When we talk about roads in our life we often talk about the decisions we made, the paths we have chosen in our convictions, relationships or careers. ‘Road’ or ‘Path’ are two short words that as metaphors can easily describe the complexity of our lives. These words suggest a direction, movement, a restricted area where we move along that is surrounded by things that are not the road itself, but rather the things we discover alongside our path. At the same time, the word road and path can mean something very specific: a particular road or path, or ‘our road’ compromised of many different paths along the journey. Even though the words path and roads are wonderful metaphors, today I want to talk about a more practical side of these words.
Throughout different stages of my life, I have walked many roads and paths, and not just the metaphorical ones. The path to my elementary school, ‘the chestnut lane’, my road to the bus and the bus ride to my high school. The different road to a different bus stop when we moved house. From that time on I remember for the first time describing a certain journey as ‘this is my life’. Being a child from a broken home ‘a.k.a. cycling from one part of town to the other with lots of stuff’ I felt that these moments on my bike from one house to another were a practical and metaphorical image of what my life was like. Yet not only the way from my moms to my dad’s house and the other way around, but as well the usual route with our dog felt like ‘my life’. I thought of how sharing this particular walk, a line on a map would be a very intimate activity- sharing a road where I had so many different thoughts.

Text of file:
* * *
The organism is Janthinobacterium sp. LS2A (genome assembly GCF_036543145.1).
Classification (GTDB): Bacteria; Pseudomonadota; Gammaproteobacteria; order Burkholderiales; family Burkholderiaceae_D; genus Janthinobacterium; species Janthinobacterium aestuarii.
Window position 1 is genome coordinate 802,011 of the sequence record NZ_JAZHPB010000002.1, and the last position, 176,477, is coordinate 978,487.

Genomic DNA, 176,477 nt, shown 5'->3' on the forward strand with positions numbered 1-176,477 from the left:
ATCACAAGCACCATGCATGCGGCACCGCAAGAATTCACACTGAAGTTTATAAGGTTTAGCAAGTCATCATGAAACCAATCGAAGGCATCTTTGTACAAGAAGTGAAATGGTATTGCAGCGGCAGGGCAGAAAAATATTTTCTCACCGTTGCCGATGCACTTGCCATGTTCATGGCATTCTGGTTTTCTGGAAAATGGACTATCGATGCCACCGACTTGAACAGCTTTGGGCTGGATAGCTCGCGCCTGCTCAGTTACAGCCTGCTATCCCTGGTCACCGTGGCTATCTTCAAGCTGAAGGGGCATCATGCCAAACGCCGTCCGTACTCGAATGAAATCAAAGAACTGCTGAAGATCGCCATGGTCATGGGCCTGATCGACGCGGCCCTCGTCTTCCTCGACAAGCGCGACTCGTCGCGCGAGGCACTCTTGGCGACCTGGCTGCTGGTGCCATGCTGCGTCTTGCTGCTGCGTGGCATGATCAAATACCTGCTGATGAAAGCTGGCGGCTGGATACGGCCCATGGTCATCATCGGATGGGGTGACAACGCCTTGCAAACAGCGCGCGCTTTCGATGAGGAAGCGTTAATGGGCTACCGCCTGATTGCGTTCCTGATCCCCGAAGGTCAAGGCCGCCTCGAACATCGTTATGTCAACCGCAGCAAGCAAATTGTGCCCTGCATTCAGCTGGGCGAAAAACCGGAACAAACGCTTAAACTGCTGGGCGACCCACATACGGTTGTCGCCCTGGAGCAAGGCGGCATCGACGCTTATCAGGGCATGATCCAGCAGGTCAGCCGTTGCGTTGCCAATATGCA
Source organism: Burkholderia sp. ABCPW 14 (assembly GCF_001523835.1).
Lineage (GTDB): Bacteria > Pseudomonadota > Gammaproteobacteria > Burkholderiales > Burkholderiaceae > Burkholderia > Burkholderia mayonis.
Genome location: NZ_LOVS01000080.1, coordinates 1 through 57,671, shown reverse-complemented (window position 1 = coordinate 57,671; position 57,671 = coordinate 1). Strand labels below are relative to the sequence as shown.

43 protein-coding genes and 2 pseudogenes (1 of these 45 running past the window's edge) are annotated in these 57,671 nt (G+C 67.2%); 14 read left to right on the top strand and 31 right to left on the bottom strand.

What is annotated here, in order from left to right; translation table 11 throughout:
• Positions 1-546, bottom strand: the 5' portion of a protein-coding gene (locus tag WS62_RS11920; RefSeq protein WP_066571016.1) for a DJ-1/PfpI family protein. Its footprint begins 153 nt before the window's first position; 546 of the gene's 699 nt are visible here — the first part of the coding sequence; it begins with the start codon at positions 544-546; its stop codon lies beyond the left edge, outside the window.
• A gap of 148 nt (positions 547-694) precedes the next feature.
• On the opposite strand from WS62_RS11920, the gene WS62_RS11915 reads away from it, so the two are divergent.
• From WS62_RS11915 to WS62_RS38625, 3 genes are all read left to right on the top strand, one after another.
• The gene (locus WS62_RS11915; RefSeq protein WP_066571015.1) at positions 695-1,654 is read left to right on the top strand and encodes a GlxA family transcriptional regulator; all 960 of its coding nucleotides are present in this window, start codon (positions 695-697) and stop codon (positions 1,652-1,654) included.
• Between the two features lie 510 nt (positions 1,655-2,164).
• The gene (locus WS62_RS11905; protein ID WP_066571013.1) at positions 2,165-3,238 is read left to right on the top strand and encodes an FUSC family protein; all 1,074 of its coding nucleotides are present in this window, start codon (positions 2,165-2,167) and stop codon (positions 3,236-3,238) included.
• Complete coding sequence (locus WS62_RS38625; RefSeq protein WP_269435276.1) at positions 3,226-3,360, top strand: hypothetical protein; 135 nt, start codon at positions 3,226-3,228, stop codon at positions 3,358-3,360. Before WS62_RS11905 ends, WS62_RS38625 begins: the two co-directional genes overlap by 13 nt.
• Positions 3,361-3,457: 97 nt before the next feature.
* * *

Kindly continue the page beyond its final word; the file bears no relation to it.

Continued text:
As life moved on, I have as well moved houses, no longer in a small town but a big city, the roads have changed, but the concept has not. Every place where I move I have journeys that I take every day. Small pilgrimages from home to work, home to school, home to a church. No matter how often I take these roads, every time they evoke something similar and new to me. I find myself thinking of a certain song when I pass a certain part of my way to high school because I listened to it often there. Or I think of a conversation I had. It is curious how physical roads can bring your mind to things that you would not think of when you wouldn’t be there. The same stories, the same words drift in my mind.
Truth be told I still walk most of these roads alone, like a pilgrimage I might meet people on the way, and we might walk together, yet I do not truly share my path. The feeling that has been build up from the walking the same path over and over again cannot be transferred by walking the road together once. One of my philosophy teachers once told about Heidegger’s concept that language was like the home in which we live. A powerful and beautiful metaphor, I think. I would like to suggest something else: Our life is the road that we take.